But the business people argue that their success has irreversibly altered the way government is viewed in Somalia. The unavoidable reality is that business will shape whatever government is formed, most likely by making it far smaller than its predecessor.

Business has been one of the few sources of stability in Somalia since the military dictator Muhammad Siad Barre was overthrown in 1991 and no one rose to replace him. In anarchy deepened by local warlords, private interests swooped in to provide essentials like water, telephones and electricity, though not in the most efficient ways.

The three telephone companies, for instance, operate entirely independently of one another. Having access to all people with phones means having three telephone lines -- one from each company. Drinkable water is delivered mostly by donkey. Smuggling thrives, in everything from guns to cigarettes to electronics. One of the major exports is charcoal, to the Persian Gulf states. The trade has caused an environmental disaster as well as battles between tree cutters and herdsmen whose camels eat from the trees.

But the market's invisible hand has worked in remarkable ways: competition is so fierce that international phone calls are just $1.50 a minute. The main market downtown is jammed with goods. And after Mr. Sabria's factory opened last summer, a price war sharply cut the cost of pasta, one of the staples in this former Italian colony.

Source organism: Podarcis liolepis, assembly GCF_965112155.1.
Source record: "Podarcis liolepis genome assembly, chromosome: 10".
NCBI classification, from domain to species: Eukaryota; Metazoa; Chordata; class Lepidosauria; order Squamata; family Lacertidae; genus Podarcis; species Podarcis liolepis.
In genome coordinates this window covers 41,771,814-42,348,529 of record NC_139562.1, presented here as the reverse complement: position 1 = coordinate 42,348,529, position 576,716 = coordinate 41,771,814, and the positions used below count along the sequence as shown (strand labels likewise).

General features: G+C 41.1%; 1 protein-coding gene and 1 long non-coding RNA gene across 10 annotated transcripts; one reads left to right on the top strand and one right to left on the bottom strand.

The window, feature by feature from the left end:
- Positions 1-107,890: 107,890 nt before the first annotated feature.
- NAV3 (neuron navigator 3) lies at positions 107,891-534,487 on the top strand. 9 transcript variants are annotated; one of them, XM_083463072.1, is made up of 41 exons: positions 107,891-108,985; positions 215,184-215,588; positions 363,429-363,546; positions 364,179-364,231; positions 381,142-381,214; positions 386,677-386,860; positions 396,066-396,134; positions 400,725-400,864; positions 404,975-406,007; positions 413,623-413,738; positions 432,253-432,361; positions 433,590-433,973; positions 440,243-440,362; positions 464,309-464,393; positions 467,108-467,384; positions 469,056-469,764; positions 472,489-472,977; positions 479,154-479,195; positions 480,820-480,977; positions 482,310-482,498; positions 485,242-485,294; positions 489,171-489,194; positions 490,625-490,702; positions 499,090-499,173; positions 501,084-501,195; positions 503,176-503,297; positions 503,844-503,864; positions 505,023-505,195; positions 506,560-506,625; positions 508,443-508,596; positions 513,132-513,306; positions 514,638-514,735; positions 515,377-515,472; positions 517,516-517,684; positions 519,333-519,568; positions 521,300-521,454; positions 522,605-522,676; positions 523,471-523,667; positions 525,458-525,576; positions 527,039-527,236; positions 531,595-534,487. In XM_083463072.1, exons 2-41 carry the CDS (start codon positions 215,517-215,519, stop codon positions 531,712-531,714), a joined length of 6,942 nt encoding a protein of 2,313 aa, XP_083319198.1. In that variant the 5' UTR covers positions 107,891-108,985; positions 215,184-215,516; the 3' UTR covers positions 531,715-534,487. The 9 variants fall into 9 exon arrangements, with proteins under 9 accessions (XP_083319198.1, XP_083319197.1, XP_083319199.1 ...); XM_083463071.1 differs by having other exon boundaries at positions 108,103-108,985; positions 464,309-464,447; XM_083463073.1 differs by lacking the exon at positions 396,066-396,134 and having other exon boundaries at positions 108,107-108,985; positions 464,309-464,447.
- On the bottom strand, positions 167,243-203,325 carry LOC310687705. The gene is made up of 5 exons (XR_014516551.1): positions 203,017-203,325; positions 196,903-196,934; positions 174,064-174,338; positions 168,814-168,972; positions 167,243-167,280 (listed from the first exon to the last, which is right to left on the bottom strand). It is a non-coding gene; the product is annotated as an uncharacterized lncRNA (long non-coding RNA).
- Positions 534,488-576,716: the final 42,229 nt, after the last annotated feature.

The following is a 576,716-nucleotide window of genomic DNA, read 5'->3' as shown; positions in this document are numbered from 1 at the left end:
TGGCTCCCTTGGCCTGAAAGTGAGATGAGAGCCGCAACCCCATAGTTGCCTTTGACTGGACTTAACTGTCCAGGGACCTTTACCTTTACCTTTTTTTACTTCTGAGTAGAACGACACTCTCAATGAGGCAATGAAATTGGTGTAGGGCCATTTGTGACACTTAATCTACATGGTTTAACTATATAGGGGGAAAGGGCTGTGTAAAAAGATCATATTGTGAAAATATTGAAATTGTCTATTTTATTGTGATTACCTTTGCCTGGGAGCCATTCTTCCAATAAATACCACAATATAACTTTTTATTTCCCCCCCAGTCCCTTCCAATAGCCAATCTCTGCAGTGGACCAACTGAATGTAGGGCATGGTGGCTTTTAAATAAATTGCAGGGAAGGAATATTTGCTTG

The company started off selling high-quality pasta at about $8 for a 10-kilogram (22-pound) box. Then importers moved to undercut them, selling a lower-grade pasta shipped in from Dubai at $5 a box. Not to be outdone, Mr. Sabria's company introduced its own lower-grade line, for about $4.60 a box. Now, three months later, he says he has wrested the market back from the importers. "They are crying," Mr. Sabria said with predatory glee. "We still hold them, and there is no way they can get out."

It is striking that Somalia, unlike many parts of Africa, has achieved this thriving business climate on its own, without the usual aid and advice from rich nations. They have all but disengaged from Somalia since the failure of the United Nations operation here in the early 1990's. Somalis have learned that they are pretty good at making money.

"It's entrepreneurism that's doing it," said Ahmed Abdisalam Adan, director of programs for Horn Afrik, Somalia's first independent radio and television station, established last year. "It's who has more creativity. It's who is willing to take risks. Before it was the government. The government could make you rich one day and poor the next."